Posted by: Jonjon | February 8, 2009

Asian – Hokkaido Milky Loaf 9/10

Asian – Hokkaido Milky Loaf 9/10

February 8 2009

• 300 g All-purpose flour 75g
• 50 g Rye flour 12.5g
• 30 g Milk powder 7g
• 120 g Water Roux Starter 30g
• 55 g White sugar 14g
• 14 g Fresh yeast 3.5g
• 5 g Salt 1 teaspoon = 6g, so = a bit less than ¼ teaspoon
• 1 Egg 50g 12.5
• 30 g Milk 7g
• 50 g Creme fraiche 12.5g
• 30 g Soft butter, diced 7g


• Place all other ingredients, except butter, in the mixing bowl with a dough hook and stir over the low speed until the ingredients incorporate. Adjust speed to medium and continue to beat. When a dough ball starts to form, cut in the butter. Low down the speed to knead until the butter has blended into the dough. Increase the speed to medium again and knead until the dough has become very smooth and elastic.
• Shape the dough into a ball and transfer into a large greased mixing bowl. Roll it around so the dough gets coated with oil. Cover the bowl with plastic wrap or damp cloth. Let rise until doubled in bulk, about 1 hour. Punch down the dough to release the gas produced during the proof and divide it into 3 even portions, each about 240 grams. Round up and let rest for 15 minutes.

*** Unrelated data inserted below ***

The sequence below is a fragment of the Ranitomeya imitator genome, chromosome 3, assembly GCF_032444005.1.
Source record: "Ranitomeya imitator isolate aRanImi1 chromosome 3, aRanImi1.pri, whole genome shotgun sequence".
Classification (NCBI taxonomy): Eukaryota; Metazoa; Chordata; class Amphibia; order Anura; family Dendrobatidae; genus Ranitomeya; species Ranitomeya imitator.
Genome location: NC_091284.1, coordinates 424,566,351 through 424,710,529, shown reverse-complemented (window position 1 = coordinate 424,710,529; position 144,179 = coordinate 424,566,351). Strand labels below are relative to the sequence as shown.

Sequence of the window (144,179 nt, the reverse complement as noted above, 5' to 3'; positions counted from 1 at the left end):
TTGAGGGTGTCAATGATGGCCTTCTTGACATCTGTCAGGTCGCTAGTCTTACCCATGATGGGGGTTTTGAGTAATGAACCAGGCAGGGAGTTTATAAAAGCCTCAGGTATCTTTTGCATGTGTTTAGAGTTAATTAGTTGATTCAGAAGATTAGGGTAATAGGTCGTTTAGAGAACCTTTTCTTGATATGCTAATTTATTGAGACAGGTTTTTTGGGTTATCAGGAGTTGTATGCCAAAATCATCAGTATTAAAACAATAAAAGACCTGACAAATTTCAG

• Press out the gas of each dough and roll out into an oval shape. Fold it into thirds, overlapping them in the center, press the dough down firmly. Turn over and roll out into a 30-cm long strip. Turn over and roll up each to a column shape. Place them in a 30x11x8-cm loaf pan. Let the dough rise up to 2/3 full. Lightly brush with egg wash and bake in a preheated 170C/340F oven for 30-35 minutes.

I halved the recipe instead of quartering it, so the picture shows the amount that I ended up with, 1 & a half loaf of bread. The bread rose very quickly. The recipe had the exact amount of ingredients for me to get the dough (usually I had to add in a lot of flour) but this time I only added a bit. The bread rose very beautifully. It tasted like a fluffy bread, milky and chewy too. I had a taste of it when it came out of the oven, which tasted fluffy, chewy and milky. It had more taste when it had cooled down. It had more bread-like texture than the Chinese style steamed buns, and also it had more flavor I think from the salt. I noticed that it was darkening around 30 minutes or so in the oven so I took it out of the oven around that time.


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